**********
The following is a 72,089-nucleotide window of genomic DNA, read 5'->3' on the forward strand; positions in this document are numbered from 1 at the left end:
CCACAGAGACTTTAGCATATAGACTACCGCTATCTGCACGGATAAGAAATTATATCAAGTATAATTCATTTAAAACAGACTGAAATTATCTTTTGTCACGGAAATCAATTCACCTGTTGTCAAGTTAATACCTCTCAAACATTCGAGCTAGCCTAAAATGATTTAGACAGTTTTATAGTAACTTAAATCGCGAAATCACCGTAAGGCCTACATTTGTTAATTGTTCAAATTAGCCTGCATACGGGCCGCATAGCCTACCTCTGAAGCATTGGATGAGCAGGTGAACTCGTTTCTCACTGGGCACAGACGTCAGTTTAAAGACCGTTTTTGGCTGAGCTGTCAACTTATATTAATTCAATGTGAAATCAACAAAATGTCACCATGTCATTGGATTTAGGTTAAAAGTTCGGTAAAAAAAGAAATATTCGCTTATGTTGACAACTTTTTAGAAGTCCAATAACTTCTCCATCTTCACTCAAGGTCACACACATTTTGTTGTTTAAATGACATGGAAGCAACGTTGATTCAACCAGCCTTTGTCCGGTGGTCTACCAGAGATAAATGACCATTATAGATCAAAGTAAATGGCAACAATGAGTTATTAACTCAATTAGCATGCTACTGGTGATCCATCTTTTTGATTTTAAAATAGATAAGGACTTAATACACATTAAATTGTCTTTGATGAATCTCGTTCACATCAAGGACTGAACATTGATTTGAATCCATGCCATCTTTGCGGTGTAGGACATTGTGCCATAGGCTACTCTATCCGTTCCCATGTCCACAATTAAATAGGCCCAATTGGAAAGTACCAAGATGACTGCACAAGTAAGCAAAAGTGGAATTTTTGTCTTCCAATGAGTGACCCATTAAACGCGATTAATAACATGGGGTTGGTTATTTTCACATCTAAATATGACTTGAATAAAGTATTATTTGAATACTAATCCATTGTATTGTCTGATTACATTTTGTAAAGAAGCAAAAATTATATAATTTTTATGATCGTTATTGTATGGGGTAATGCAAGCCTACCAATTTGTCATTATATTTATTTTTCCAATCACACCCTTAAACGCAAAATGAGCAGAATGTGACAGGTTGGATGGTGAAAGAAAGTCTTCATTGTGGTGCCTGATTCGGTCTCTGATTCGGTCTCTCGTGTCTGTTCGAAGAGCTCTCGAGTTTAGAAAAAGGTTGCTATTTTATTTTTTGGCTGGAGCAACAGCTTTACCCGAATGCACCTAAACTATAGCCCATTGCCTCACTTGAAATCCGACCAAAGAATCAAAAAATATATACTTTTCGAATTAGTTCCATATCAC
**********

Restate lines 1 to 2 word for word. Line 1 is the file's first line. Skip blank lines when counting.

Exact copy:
The following is a 72,089-nucleotide window of genomic DNA, read 5'->3' on the forward strand; positions in this document are numbered from 1 at the left end:
CCACAGAGACTTTAGCATATAGACTACCGCTATCTGCACGGATAAGAAATTATATCAAGTATAATTCATTTAAAACAGACTGAAATTATCTTTTGTCACGGAAATCAATTCACCTGTTGTCAAGTTAATACCTCTCAAACATTCGAGCTAGCCTAAAATGATTTAGACAGTTTTATAGTAACTTAAATCGCGAAATCACCGTAAGGCCTACATTTGTTAATTGTTCAAATTAGCCTGCATACGGGCCGCATAGCCTACCTCTGAAGCATTGGATGAGCAGGTGAACTCGTTTCTCACTGGGCACAGACGTCAGTTTAAAGACCGTTTTTGGCTGAGCTGTCAACTTATATTAATTCAATGTGAAATCAACAAAATGTCACCATGTCATTGGATTTAGGTTAAAAGTTCGGTAAAAAAAGAAATATTCGCTTATGTTGACAACTTTTTAGAAGTCCAATAACTTCTCCATCTTCACTCAAGGTCACACACATTTTGTTGTTTAAATGACATGGAAGCAACGTTGATTCAACCAGCCTTTGTCCGGTGGTCTACCAGAGATAAATGACCATTATAGATCAAAGTAAATGGCAACAATGAGTTATTAACTCAATTAGCATGCTACTGGTGATCCATCTTTTTGATTTTAAAATAGATAAGGACTTAATACACATTAAATTGTCTTTGATGAATCTCGTTCACATCAAGGACTGAACATTGATTTGAATCCATGCCATCTTTGCGGTGTAGGACATTGTGCCATAGGCTACTCTATCCGTTCCCATGTCCACAATTAAATAGGCCCAATTGGAAAGTACCAAGATGACTGCACAAGTAAGCAAAAGTGGAATTTTTGTCTTCCAATGAGTGACCCATTAAACGCGATTAATAACATGGGGTTGGTTATTTTCACATCTAAATATGACTTGAATAAAGTATTATTTGAATACTAATCCATTGTATTGTCTGATTACATTTTGTAAAGAAGCAAAAATTATATAATTTTTATGATCGTTATTGTATGGGGTAATGCAAGCCTACCAATTTGTCATTATATTTATTTTTCCAATCACACCCTTAAACGCAAAATGAGCAGAATGTGACAGGTTGGATGGTGAAAGAAAGTCTTCATTGTGGTGCCTGATTCGGTCTCTGATTCGGTCTCTCGTGTCTGTTCGAAGAGCTCTCGAGTTTAGAAAAAGGTTGCTATTTTATTTTTTGGCTGGAGCAACAGCTTTACCCGAATGCACCTAAACTATAGCCCATTGCCTCACTTGAAATCCGACCAAAGAATCAAAAAATATATACTTTTCGAATTAGTTCCATATCAC